Why Your Body Pads Itself

What are you really feeding when you find yourself in front of an open fridge late at night? Are you responding to a genuine hunger, to boredom, or to negative emotions?

If eating is how you cope with stress or unhappiness, you need to ask yourself if you are an emotional eater.
Recognizing the signs and symptoms of emotional eating is the first step towards overcoming it.

Comfort eating starts almost at birth. When we were babies we cried and our mothers comforted us with their milk. As we grew up we were given goodies for comfort or when we hurt ourselves. We were rewarded with sweet products, fast food, salty snacks when we were good or to pacify our moods.

As children, we have often given treats to either shut us up, or to cheer us up. And as adults, we are no different. The only difference is that we don't usually want to crave things like healthy salads or broccoli. No, we want high-calorie, high-sugar content foods, like pie, ice cream, cake, peanuts and popcorn.

Using food from time to time as a reward isn't necessarily a horrible thing to do. When eating is your primary emotional coping instrument when your first reaction is to head to the refrigerator or favorite fast food location whenever you're upset, angry or stressed,-you get stuck in an unhealthy cycle where the real feeling or problem is never realized.

So what's eating you? Is your body literally padding itself to keep from getting hurt?

Fear is a major ingredient in craving comfort foods. Some women fear making those changes that would make them happier individuals. In fact, sometimes they are waiting for people to give them permission. And quite often, they have a fear of success as much as the fear failure.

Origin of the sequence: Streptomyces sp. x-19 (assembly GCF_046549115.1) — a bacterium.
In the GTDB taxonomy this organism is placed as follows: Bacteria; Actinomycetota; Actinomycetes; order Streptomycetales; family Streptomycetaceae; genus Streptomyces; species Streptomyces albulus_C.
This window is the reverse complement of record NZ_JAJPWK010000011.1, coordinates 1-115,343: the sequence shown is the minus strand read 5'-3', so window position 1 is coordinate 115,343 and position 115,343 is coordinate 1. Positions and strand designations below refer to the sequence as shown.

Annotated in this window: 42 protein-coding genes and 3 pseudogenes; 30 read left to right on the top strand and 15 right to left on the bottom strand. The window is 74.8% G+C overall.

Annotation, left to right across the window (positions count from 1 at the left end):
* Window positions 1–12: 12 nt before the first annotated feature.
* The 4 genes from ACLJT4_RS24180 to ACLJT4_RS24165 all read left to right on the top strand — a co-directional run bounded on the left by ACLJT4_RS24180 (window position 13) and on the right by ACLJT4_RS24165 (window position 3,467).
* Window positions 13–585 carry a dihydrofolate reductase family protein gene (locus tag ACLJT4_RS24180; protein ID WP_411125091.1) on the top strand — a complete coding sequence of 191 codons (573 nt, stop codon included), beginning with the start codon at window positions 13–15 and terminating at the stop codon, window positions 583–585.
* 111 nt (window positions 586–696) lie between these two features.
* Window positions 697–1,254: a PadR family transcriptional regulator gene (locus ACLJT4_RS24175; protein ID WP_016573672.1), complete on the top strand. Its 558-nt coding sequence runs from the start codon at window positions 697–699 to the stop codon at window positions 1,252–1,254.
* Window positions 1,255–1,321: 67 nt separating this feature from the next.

The belief that food will make us feel better contributes to our desire for sometimes unhealthy food. At that point it's only a short step from wanting the food to the habit of feeling that we need it. The point of eating becomes something we do to attain a habitual emotional effect.

Losing weight itself is not easy. As we get older there are things like menopause and medication. And let's not forget what comes with menopause: sleep deprivation.

Dieting itself is stressful and can cause you to crave comfort foods. And let's not forget changes in the weather. In the summertime, I wanted kale or protein shakes to start my day, now I couldn't care less.
Turning your comfort food craving into a craving for something healthy, like fresh strawberries or crunchy almonds, is for the best.

And don't think that going low-fat is the answer. The food industry came up with a trick in the 80′s; that is to take the fat out of the food, and to fill it up with sugar, cornstarch and potato filler. And gluten-free alternatives that are out in the market now? Quite often, they are not much better either.

Remember, the first three letters in the word 'diet' are 'die'. So, for the most part eat healthy, and forgive yourself when you don't. And remember, if you ate today, thank a farmer.

Mary is an empowerment coach who works with women who struggle with feeling like a doormat and want to be in control of their lives. What separates her service from the competition is she was a former doormat. She will take you by the hand and gently move them forward along the path of positive change and because of this, clients receive a life plan designed by them and they have the power to step into it.

Please visit Mary at http://movingforwardwithmary.com/ and receive her free inspirational eBook "3 Proven Strategies to Take Back Control of Your Life and Gain the Respect and Appreciation You Crave"
Article Source: http://EzineArticles.com/?expert=Mary_Pfeffer


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